|Dealing With Offenses||
January 30, 2011
One of my college professors declared he could resolve every problem we had at college. The room grew very quiet as Mitchell continued, “Yes, that’s right, every problem we have.” Then he catapulted this word, “Get rid of all the people. Because as long as you have people, you will have problems.” Everyone enjoyed a good laugh. Cloaked in the humor was the strain of truth. As long as we deal with people we will have problems. So in this interaction that we must have with people we will find ourselves from time to time navigating the troubled waters of offense. Jesus said, “…It is impossible but that offences will come: but woe unto him, through whom they come!” (Luke 17:1). Our Lord is teaching us that in the real world we will be offended, but He pronounces a “woe” unto those who give offense. If we love the Bible and it’s teaching, a promise is offered: “Great peace have they which love thy law: and nothing shall offend them” (Psalm 119:165). I am reminded of the words of the Apostle Paul who said, “But I keep under my body, and bring it into subjection…” (I Corinthians 9:27). How should we deal with offenses?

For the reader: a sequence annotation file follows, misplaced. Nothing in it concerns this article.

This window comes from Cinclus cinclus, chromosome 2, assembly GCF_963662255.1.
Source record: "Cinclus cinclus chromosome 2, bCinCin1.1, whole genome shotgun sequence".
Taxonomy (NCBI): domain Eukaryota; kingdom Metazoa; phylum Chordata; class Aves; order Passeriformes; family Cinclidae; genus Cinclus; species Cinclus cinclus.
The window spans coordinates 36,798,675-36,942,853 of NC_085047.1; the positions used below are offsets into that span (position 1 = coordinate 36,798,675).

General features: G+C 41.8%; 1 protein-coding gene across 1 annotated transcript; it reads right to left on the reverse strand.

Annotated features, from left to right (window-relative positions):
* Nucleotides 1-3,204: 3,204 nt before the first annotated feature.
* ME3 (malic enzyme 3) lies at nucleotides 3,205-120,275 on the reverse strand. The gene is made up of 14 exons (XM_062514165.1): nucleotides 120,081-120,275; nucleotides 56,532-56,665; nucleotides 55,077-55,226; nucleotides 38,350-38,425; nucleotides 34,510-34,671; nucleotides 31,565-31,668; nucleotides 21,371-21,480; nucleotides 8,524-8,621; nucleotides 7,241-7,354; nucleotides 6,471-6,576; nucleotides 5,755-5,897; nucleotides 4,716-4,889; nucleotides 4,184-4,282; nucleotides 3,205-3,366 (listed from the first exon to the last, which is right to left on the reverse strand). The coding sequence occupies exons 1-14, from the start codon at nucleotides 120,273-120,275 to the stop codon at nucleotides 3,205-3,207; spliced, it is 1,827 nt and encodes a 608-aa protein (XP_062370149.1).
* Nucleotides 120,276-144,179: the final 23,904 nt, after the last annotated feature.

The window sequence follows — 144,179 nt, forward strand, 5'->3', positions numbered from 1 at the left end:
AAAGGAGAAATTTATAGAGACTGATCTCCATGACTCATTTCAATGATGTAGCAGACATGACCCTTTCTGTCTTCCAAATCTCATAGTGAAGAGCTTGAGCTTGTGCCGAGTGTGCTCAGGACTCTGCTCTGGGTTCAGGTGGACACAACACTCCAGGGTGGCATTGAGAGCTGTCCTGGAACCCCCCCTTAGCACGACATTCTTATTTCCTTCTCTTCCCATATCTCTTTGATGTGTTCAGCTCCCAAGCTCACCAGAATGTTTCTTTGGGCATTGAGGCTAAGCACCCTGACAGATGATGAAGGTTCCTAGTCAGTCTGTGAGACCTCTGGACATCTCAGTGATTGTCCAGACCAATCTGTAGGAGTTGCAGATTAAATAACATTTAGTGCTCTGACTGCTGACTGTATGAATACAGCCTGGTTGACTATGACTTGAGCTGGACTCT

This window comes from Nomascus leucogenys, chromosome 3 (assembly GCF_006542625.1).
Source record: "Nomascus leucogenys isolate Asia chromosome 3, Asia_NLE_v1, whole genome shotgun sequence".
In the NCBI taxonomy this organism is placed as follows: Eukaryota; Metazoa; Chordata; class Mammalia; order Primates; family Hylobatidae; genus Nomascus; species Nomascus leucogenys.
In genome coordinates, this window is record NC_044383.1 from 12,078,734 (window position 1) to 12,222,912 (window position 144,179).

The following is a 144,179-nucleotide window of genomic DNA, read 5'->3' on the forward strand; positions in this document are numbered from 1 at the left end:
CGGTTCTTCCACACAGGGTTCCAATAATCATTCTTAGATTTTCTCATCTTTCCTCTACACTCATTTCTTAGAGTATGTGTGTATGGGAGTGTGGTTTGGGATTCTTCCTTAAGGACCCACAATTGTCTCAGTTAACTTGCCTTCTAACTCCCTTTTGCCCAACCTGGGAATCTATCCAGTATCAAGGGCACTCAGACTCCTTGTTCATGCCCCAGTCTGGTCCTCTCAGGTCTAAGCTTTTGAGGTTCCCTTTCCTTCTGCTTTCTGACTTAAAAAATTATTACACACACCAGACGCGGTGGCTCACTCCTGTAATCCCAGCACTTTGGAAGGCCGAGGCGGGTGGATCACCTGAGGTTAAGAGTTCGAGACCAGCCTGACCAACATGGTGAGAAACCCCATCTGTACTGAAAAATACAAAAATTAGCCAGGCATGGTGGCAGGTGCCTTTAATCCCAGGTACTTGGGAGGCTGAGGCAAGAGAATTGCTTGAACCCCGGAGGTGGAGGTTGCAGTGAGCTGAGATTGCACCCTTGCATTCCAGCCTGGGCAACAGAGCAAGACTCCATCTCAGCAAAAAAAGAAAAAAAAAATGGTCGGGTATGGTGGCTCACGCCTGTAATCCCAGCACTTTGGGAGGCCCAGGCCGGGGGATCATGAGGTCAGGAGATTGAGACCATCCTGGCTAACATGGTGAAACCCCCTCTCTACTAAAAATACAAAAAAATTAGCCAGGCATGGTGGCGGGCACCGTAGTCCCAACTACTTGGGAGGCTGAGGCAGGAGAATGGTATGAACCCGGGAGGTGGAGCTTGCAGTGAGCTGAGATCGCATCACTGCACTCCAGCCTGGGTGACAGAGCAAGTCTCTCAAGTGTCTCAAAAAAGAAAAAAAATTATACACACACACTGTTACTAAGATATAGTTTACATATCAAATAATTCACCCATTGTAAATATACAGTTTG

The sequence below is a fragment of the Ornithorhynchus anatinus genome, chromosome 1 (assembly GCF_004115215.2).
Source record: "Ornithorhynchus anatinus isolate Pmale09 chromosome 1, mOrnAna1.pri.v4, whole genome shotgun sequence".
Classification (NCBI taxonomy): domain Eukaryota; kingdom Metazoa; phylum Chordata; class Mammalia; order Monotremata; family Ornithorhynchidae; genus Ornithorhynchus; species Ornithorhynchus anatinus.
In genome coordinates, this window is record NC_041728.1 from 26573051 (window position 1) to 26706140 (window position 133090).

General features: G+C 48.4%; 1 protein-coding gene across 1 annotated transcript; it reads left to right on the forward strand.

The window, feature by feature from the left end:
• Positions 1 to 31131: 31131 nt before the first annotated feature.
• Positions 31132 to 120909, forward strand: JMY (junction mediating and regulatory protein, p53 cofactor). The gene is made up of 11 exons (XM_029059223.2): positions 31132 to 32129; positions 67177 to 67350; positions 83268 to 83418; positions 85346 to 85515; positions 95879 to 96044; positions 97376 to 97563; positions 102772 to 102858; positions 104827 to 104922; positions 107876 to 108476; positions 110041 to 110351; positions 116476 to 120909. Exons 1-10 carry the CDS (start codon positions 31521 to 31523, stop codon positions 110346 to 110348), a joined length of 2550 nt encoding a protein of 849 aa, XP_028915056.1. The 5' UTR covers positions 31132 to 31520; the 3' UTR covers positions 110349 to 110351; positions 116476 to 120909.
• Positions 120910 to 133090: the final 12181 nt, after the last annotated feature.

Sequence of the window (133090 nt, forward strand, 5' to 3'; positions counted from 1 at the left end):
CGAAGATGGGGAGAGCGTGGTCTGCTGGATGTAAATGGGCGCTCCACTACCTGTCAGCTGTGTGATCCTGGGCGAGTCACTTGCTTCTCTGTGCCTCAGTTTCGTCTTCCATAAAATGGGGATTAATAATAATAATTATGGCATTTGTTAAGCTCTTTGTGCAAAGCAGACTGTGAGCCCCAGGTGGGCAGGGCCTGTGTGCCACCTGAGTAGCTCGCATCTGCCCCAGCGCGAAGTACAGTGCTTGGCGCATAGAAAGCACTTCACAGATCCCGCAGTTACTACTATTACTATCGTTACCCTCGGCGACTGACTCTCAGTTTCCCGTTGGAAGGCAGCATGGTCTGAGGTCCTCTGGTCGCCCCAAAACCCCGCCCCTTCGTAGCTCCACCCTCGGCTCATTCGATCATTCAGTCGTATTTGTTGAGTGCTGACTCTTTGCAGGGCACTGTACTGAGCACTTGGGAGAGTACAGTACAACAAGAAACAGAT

1. Take lightly perceived or actual offenses.
G. K. Chesterton said, “Angels can fly because they can take themselves lightly.” Many of us take ourselves far too seriously. I sometimes see the sense that my critics make and try to learn from them and if all possible, laugh with my faux pas and go on with life. We can no more go back and undo events, actions and deeds of our life anymore than we can put toothpaste back into the tube once it’s been squeezed out. As a sidebar to this subject, we can keep from being the offending party if we weigh our words, possible actions and deeds before we say or act. “He that hath knowledge spareth his words: and a man of understanding is of an excellent spirit. Even a fool, when he holdeth his peace, is counted wise: and he that shutteth his lips is esteemed a man of understanding” Proverbs 17: 27,28). “A fool uttereth all his mind: but a wise man keepeth it in till afterwards”(Proverbs 29:11). Better to keep hurtful thoughts to yourself than express them quickly in an angered moment only to regret them later and have to apologize and do damage control.